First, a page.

Thursday, 22 June 2017

Wonder Woman

2017 has been a year of studios playing with my mental health. I was ready to write off the X-Men franchise after “X-Men Apocalypse” and then they come out with “Logan”. Instead of the Alien sequel that Neill Blomkamp was going to do, we got “Alien Covenant”, a movie that looked at “Prometheus”, the intellectual aspirations that movie had and the incredibly dumb characters that ruined it, and decided to take a little bit less of the first and a little bit more of the latter. “Wonder Woman” luckily falls into the first category and is a pleasant surprise. Now please, DC, let this be a genuine shift in the way you make movies and not an exception to the rule.

“Wonder Woman” is directed by Patty Jenkins and stars Gal Gadot as Diana, aka Wonder Woman, returning after being one of the highlights of the embarrassment that was “Batman V Superman”, and Chris Pine as Steve Trevor, dreamboat spy pilot. After Steve is stranded on Themiscyra, the home of the amazons, Diana is shocked to hear about the devastation that World War One is wreaking on the innocent and takes it upon herself to end the war by killing Ares, the god of war. It’s her first adventure, so it’s understandable that she’s starting small.

It’s kind of hard to pinpoint the best thing about “Wonder Woman”, but since I challenged myself to write as much as I could about this movie before touching on the whole Woman aspect, I’m going to go with this: “Wonder Woman” perfectly balances the wide-eyed idealism of Richard Donner’s Superman and the extreme cynicism of Man of Steel and Batman V Superman. Wonder Woman is the best version of Superman that has been put to screen so far. It’s clear that someone over at Warner Bros. recognized the need to reassess the atmosphere and general philosophy of the DC Expanded Universe. Superman moping around, Batman killing left and right, whatever interesting ideas were behind these characterizations, they weren’t articulated in any way that justified them as a legitimate interpretation of the characters.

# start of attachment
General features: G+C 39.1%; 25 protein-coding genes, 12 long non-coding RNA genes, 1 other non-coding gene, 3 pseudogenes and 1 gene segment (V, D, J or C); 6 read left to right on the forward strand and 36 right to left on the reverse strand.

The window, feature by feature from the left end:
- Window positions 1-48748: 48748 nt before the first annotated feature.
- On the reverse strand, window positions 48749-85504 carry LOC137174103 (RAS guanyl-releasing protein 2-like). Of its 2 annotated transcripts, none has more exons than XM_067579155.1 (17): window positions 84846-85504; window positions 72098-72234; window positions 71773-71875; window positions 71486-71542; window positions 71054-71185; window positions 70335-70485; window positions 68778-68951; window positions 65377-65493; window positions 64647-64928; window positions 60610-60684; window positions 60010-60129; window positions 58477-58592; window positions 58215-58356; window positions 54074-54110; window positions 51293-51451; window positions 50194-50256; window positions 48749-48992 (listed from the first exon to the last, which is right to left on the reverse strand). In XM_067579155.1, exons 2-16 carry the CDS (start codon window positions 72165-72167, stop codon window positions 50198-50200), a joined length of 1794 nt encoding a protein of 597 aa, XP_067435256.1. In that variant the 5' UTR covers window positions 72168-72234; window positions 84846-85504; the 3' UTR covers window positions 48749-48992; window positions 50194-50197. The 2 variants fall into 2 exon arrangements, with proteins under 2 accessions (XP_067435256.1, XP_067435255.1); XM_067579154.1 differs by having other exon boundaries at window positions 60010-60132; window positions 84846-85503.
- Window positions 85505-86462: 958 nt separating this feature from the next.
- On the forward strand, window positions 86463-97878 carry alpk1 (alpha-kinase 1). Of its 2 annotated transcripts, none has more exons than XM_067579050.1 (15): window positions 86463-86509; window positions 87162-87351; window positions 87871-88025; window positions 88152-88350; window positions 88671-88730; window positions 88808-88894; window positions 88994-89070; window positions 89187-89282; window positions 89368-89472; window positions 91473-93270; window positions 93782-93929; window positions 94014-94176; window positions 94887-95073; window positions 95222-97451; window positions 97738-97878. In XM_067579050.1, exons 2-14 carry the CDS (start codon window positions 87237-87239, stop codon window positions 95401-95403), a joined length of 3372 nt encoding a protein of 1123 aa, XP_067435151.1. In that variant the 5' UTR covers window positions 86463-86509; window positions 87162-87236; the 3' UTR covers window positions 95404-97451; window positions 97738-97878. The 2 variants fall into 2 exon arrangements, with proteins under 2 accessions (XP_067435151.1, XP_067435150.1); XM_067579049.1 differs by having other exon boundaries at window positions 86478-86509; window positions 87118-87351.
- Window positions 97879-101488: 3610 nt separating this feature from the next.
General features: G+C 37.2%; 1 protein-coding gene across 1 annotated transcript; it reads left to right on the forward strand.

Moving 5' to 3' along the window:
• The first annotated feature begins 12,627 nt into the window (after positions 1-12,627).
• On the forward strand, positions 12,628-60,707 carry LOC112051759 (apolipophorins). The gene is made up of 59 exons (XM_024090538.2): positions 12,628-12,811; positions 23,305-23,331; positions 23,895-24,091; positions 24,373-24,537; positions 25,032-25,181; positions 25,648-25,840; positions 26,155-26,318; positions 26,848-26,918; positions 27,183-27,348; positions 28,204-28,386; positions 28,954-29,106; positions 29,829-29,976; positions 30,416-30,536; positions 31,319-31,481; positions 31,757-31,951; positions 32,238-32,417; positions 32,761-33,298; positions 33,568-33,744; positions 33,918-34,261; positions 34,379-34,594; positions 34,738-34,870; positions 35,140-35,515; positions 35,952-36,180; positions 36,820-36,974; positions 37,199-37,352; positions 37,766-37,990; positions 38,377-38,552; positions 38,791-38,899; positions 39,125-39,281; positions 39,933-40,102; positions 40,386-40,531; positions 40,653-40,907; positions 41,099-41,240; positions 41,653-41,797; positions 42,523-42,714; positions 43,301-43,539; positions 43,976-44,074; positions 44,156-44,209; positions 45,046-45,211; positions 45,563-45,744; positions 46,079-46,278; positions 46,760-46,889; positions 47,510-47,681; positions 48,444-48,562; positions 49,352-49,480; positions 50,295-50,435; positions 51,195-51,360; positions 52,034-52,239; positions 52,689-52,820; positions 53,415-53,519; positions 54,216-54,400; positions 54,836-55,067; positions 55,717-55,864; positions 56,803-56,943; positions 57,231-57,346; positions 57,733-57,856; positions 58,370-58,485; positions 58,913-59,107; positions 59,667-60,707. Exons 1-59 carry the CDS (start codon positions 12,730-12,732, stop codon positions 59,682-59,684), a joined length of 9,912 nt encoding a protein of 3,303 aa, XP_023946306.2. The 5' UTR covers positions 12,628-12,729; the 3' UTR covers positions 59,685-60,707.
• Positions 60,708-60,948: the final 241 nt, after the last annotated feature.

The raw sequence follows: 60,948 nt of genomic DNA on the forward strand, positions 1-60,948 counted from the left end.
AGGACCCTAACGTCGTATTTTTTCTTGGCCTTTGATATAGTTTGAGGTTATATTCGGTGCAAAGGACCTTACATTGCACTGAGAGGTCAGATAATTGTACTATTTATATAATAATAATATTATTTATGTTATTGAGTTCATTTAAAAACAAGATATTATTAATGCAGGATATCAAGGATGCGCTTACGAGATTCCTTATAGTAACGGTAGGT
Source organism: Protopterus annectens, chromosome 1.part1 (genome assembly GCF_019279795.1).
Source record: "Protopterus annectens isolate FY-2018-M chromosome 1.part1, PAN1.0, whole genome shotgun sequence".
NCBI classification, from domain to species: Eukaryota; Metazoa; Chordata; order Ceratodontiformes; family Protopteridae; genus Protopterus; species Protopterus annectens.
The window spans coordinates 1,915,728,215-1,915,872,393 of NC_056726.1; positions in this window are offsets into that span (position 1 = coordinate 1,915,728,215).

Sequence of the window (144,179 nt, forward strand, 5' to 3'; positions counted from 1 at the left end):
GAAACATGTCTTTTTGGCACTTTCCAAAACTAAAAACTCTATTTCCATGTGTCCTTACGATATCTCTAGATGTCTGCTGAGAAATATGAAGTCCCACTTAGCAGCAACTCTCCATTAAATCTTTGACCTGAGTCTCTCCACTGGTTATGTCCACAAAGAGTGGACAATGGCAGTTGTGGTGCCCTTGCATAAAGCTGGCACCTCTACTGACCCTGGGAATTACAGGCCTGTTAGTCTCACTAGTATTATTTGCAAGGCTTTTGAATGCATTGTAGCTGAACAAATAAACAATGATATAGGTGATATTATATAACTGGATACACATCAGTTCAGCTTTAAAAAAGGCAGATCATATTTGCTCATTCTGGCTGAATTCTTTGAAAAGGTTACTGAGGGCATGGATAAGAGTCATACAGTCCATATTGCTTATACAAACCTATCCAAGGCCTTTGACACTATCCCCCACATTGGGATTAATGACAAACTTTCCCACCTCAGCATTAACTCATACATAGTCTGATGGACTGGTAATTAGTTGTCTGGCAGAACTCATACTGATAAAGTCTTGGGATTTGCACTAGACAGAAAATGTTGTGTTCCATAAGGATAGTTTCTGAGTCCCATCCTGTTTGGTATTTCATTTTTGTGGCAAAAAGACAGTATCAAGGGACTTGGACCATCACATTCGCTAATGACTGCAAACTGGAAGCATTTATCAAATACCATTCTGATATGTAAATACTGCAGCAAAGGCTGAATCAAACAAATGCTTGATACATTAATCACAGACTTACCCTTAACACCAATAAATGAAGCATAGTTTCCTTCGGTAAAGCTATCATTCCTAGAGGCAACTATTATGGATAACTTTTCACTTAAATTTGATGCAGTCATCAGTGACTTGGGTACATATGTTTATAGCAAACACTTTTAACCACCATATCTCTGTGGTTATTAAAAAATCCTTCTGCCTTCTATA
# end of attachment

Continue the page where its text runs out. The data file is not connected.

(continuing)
Wonder Woman is characterized meticulously from the off. In the first few sentences she exchanges with Steve Trevor, he frames her perspective on the war as good versus bad, before she even knows what’s happening. The rest of the movie is then about her growing up and gaining a better understanding of the complexities of humankind and why they insist on fighting each other. An easy comparison would be “Thor”, which has a similar fish-out-of-water plot-line, but isn’t nearly as well executed (and for the record, “Thor” is still pretty good). Thor’s worthiness is ill-defined, whereas Patty Jenkins never loses focus on Diana’s character for even a moment. At all times, the audience can track exactly what Diana thinks or feels about the situation based on what particular lesson she learned last.

World War One is the perfect setting for this purpose. The soldiers that went to the front in 1914 had the exact same idealism that Diana brings, but machine guns, trenches, barbwire, and gas changed that forever. At the same time, it’s also very clearly not the good vs. evil war that Diana expects. It’s been suggested to me that WWII or the Vietnam war would have been better settings, but history, both actual and film makes it almost impossible to frame WWII as anything else than good vs. bad, and any Vietnam film ends up drawing on Apocalypse Now, which is incompatible with the optimism at the core of this film. WWI, however, is, as Steve Trevor describes it, a huge mess, which is also not as well-trodden cinematically as other recent conflicts. Also, none of these have No Man’s Land, which would rob us of one of the best scenes in recent superhero history.